When to start a 2nd instrument

Anne said: Sep 9, 2016
 1 posts

When is a good age or point in development for a child to start learning a second instrument? To develop a well-rounded musician, would you opt for Suzuki instruction in another instrument or more conventional instruction for a varied approach? My daughter currently plays violin (still in Book 1) and has expressed interest in learning piano as well. She has been really into practicing lately (requesting to several times a day), so I feel like I should look into piano at least. We have a fairly flexible schedule since we homeschool.

Mengwei said: Sep 9, 2016
Mengwei Shen
Suzuki Association Member
Violin, Piano, Cello
Jersey City, NJ
124 posts

My top criteria would be 1) consistent and effective practice habits and 2) solid basic technique and physical comfort. I almost put technique first but if you’re practicing well, technique should be in good shape, right? Whereas if you have the technique but aren’t spending time actively developing your skill, are you sure you’d be more diligent about a second instrument?

Age is secondary, but in my studio, it happens that the youngest one who would meet the above criteria is 5. I did have a violin student who started (Suzuki) piano within 6 months later though at age 4. Another aspect at that age is the parent willingness to be involved in practice and support (double the time, for starters). Even if you are taught instrument technique in a “non-Suzuki” way, you are still a family that experiences music together.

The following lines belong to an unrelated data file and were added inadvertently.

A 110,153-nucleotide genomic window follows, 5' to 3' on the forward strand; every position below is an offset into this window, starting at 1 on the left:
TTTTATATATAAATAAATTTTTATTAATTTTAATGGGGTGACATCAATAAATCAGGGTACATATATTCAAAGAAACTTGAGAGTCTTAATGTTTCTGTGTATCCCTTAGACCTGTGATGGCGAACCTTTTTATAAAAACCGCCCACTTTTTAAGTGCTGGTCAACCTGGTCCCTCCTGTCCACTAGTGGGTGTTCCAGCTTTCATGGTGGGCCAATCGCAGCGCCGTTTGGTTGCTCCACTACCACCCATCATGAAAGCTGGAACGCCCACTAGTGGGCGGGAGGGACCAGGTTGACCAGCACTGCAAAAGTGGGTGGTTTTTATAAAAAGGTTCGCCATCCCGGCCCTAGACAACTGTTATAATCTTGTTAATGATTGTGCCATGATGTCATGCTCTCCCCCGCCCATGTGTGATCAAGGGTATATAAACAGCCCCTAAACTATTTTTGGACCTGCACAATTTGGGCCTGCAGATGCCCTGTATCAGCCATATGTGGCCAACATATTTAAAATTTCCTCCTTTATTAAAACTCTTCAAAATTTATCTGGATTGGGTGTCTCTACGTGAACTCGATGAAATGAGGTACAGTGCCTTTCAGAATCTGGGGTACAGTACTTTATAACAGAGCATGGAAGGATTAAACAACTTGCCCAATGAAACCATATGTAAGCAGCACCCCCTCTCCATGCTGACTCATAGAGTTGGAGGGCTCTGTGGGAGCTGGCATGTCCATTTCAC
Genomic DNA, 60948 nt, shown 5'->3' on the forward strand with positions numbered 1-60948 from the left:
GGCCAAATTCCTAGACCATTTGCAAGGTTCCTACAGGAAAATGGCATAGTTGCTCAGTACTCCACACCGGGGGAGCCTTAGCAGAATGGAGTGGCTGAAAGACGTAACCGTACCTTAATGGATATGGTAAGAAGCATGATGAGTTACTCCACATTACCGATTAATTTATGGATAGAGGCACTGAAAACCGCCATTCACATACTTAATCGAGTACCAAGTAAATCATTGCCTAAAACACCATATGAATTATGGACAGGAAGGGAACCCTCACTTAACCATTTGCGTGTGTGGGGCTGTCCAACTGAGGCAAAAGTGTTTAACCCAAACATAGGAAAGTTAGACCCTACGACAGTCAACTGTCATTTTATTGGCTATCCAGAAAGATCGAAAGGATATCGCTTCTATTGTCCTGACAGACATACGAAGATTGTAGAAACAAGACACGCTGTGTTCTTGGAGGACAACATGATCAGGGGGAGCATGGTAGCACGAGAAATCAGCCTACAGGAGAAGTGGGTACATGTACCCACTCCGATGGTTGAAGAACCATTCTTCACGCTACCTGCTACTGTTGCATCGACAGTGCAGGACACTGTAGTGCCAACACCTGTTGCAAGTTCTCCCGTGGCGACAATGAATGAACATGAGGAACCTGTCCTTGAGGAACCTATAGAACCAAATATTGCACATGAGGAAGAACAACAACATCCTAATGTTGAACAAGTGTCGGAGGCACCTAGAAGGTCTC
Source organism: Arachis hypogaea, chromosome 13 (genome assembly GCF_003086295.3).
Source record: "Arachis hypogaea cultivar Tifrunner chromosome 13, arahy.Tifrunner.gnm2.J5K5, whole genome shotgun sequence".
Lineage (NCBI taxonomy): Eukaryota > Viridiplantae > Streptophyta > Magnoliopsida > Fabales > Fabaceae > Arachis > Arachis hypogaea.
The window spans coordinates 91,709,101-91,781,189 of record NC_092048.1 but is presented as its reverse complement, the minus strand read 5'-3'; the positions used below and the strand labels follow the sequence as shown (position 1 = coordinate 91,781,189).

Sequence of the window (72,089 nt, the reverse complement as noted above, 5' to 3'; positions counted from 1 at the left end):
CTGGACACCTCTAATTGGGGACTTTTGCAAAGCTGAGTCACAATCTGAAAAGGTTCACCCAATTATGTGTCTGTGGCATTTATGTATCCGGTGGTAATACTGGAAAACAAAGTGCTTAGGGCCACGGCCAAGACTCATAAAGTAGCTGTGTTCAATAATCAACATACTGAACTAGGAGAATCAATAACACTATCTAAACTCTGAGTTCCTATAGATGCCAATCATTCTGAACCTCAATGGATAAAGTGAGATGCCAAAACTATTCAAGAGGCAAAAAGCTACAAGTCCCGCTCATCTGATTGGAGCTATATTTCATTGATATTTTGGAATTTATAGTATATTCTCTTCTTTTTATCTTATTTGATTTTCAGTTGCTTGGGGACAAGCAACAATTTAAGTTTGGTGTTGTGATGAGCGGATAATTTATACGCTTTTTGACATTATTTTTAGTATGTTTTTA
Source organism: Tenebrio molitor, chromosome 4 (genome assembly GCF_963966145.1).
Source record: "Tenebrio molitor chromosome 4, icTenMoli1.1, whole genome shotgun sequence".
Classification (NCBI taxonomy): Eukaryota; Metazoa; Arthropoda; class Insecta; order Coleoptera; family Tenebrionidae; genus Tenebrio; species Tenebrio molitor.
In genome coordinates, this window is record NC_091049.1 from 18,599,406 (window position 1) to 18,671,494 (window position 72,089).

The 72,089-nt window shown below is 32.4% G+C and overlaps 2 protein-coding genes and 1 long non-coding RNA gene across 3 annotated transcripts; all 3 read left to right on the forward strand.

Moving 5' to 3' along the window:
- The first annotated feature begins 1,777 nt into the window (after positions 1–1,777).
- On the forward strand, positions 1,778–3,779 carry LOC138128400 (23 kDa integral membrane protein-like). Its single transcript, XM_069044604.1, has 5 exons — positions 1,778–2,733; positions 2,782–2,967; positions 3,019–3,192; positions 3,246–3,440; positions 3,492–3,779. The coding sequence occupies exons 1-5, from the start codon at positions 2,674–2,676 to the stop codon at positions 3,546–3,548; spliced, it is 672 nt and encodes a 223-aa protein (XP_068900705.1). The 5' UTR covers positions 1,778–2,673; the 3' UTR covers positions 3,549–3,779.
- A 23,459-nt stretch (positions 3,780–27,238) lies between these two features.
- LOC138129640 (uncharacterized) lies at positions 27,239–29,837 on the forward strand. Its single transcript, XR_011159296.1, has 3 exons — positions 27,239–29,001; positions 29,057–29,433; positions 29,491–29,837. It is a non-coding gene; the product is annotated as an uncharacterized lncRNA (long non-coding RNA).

I believe piano or keyboard skill is regarded as necessary for a more complete understanding of music theory, chords, analysis of harmony, voicing, etc. If you choose Suzuki piano and the teacher focuses on posture and tone, that doesn’t mean you aren’t going to get to reading and other stuff—just means you’re working on posture and tone first. You could ask questions about a prospective teacher’s overall approach and goals though and decide what kind of process or results you’re looking for in terms of “well-roundedness”.

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